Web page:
File under the unfolding battle between the nation state and the network state.


Analysis of Google’s announcement to end ad targeting based on browser history

When I first saw the announcement via WSJ that next year Google was going to eliminate the ability to buy ads based on your browsing history,  I thought this was a big deal and a nail in the coffin of surveillance capitalism. I thought ad retargeting was going to be dead.

Then I wondered why Google would suddenly get religion around this and suspected maybe I was being a tad naive. Sure enough, as I found more material covering the announcement, it appeared as though this is part PR play and part reshuffling of the deck to further consolidate Google’s power.

The EFF also covered this and surmises the proposed Federated Learning of Cohorts (FLOC) “is a terrible idea.”

“FLoC is meant to be a new way to make your browser do the profiling that third-party trackers used to do themselves: in this case, boiling down your recent browsing activity into a behavioral label, and then sharing it with websites and advertisers. The technology will avoid the privacy risks of third-party cookies, but it will create new ones in the process. It may also exacerbate many of the worst non-privacy problems with behavioral ads, including discrimination and predatory targeting. ”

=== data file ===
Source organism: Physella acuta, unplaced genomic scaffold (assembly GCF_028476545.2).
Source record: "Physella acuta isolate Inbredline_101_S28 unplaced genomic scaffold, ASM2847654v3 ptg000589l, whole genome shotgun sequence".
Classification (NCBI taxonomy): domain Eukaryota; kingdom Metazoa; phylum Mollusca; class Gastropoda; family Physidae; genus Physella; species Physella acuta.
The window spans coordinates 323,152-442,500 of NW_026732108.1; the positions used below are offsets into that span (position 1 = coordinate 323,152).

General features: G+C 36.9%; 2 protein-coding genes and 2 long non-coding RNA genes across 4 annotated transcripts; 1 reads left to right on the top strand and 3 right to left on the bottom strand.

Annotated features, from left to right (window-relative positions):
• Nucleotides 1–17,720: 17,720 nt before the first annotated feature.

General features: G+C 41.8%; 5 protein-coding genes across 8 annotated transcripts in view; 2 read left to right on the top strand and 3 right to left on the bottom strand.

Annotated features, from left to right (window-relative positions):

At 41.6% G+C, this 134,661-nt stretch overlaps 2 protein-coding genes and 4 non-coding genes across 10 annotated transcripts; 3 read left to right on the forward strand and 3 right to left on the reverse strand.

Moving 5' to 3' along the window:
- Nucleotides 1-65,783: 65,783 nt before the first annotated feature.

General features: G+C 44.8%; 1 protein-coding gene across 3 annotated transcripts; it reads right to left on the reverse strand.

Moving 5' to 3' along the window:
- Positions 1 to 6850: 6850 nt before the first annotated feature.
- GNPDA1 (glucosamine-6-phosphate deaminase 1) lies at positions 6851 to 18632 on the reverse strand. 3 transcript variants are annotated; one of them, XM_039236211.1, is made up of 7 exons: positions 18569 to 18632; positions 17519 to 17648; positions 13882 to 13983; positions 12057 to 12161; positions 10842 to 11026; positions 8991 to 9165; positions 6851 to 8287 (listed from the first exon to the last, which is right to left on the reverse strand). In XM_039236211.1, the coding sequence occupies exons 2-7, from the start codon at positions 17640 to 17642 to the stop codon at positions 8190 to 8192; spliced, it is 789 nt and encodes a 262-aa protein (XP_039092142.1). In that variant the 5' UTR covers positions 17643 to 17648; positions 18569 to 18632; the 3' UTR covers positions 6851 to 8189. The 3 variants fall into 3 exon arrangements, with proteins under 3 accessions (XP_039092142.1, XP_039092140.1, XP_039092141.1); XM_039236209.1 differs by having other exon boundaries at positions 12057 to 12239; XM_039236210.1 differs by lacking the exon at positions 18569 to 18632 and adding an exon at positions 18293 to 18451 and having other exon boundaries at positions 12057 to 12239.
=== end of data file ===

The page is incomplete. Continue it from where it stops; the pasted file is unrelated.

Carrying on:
Internet Privacy advocate Johnny Ryan saw four big unknowns about it:

  1. It is not clear whether Google’s new approach protects privacy, because critically important aspects of the system have not been defined.
  2. Google may expose itself to competition complaints on two fronts.
  3. It is not clear how the creation of a new market for “interest groups” impact on legitimate publishers.
  4. Algorithmic discrimination.

And wrote them up here.

The big structural change is that Google is finally banishing the 3rd party cookies, which will be disruptive to the ad-tech, data tracking industry.

Instead of collating the data at various remote endpoints via cookies, Google’s “privacy sandbox“ will tabulate data on the browser side, and then group you into “cohorts” based on your interests (read: browser history).

Read: https://www.eff.org/deeplinks/2021/03/googles-floc-terrible-idea


Brave web browser acquires its own search engine

The privacy-minded web browser Brave has made a strategic acquisition by picking up its own search engine.

Similar to how the Brave browser blocks web trackers and confers more privacy to the end user by default, they pledge not to track user searches or datamine their activity.

What will be interesting to see now is how successfully they piece together the parts of their platform: the Brave browser and now a search engine, powered by the Basic Attention Token, an Ethereum ERC-20 token designed to power the ecosystem.

Could be a winning combination to finally crack the Holy Grail of decentralized blockchain applications: a web browsing, user oriented (à la
Intention Economy style VRM) with (wait for it….) micropayments.

Read: https://www.theregister.com/2021/03/03/brave_buys_a_search_engine/

Basic Attention Token (BAT) price up nearly 40% the day this news broke, nearly at 0.80 now… I actually was investing in BAT when it was .11 *sniff*. Shoulda HODL-ed.


Browser extensions introduce various backdoors